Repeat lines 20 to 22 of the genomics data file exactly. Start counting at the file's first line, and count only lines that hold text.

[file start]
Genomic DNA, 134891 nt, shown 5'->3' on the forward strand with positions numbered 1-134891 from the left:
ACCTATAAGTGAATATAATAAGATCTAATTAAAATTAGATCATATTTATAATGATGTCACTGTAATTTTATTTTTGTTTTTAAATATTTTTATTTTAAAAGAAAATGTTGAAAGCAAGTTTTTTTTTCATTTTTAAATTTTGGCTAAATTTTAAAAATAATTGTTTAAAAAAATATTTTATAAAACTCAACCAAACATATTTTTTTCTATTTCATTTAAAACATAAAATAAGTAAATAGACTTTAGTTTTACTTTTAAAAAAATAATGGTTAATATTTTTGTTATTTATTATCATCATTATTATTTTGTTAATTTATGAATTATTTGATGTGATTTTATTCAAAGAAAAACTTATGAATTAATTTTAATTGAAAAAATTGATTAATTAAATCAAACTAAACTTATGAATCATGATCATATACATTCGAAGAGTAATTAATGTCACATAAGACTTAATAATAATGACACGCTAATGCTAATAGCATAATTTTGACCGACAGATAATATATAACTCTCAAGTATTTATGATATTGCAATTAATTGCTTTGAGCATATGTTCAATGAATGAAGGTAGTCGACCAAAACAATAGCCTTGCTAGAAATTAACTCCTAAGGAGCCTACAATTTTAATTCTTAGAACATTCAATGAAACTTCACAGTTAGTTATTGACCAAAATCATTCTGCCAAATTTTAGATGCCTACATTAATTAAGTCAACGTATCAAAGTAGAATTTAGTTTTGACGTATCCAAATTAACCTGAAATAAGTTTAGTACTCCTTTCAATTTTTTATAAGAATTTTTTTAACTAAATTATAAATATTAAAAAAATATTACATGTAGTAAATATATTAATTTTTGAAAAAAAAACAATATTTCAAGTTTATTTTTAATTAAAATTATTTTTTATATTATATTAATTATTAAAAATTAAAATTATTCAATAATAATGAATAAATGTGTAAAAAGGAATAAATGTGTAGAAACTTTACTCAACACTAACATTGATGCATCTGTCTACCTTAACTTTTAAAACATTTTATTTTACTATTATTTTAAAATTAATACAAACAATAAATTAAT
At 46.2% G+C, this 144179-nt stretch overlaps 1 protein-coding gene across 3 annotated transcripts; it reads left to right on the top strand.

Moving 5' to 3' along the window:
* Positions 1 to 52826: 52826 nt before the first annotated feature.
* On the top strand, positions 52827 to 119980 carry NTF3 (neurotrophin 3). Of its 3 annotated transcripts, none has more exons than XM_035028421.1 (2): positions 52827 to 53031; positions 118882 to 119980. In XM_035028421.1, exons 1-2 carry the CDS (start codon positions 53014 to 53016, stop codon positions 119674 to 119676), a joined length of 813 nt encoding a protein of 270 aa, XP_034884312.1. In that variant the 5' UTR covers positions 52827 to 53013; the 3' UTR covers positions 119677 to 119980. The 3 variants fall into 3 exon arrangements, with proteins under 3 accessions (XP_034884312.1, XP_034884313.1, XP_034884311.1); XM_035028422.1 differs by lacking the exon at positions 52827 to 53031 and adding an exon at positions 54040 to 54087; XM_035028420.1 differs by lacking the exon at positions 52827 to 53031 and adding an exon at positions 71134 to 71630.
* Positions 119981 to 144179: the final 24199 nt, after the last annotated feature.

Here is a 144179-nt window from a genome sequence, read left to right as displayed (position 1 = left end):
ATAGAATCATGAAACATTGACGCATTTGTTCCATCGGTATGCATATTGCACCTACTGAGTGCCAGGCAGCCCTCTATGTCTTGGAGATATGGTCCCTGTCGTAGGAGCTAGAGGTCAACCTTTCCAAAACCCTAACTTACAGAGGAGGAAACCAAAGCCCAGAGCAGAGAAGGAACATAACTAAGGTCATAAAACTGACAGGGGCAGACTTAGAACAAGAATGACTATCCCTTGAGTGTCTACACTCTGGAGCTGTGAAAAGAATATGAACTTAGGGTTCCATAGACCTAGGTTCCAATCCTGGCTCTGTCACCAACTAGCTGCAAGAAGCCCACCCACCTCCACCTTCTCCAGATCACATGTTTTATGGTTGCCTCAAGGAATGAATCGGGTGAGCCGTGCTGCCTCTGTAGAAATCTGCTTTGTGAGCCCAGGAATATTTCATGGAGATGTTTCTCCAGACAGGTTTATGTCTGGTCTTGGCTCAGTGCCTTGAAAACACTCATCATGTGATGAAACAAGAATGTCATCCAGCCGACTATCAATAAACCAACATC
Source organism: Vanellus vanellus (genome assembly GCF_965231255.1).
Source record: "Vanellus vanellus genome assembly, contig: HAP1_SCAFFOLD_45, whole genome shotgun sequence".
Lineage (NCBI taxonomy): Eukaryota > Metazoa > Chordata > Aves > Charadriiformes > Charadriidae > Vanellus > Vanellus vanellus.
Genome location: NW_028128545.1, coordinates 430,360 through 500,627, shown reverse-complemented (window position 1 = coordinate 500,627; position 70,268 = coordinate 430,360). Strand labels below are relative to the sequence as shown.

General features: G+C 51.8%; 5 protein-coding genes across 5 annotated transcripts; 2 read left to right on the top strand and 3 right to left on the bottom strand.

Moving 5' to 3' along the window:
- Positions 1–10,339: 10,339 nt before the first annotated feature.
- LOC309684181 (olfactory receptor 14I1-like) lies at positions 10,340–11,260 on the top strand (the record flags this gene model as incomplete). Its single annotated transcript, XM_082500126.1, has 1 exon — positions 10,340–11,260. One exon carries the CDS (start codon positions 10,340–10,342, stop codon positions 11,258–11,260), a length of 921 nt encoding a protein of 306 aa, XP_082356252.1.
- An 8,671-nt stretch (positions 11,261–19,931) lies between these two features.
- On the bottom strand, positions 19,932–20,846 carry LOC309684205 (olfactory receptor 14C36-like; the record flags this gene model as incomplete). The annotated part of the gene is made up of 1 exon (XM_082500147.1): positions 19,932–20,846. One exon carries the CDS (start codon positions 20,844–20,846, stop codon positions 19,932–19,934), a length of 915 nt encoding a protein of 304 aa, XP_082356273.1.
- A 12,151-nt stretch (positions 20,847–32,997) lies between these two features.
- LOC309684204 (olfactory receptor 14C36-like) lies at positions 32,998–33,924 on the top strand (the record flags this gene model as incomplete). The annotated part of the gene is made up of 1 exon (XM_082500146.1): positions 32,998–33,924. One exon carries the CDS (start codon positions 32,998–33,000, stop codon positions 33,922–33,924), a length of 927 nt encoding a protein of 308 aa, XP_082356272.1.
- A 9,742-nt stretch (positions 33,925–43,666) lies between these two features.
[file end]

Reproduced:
- A 12,151-nt stretch (positions 20,847–32,997) lies between these two features.
- LOC309684204 (olfactory receptor 14C36-like) lies at positions 32,998–33,924 on the top strand (the record flags this gene model as incomplete). The annotated part of the gene is made up of 1 exon (XM_082500146.1): positions 32,998–33,924. One exon carries the CDS (start codon positions 32,998–33,000, stop codon positions 33,922–33,924), a length of 927 nt encoding a protein of 308 aa, XP_082356272.1.
- A 9,742-nt stretch (positions 33,925–43,666) lies between these two features.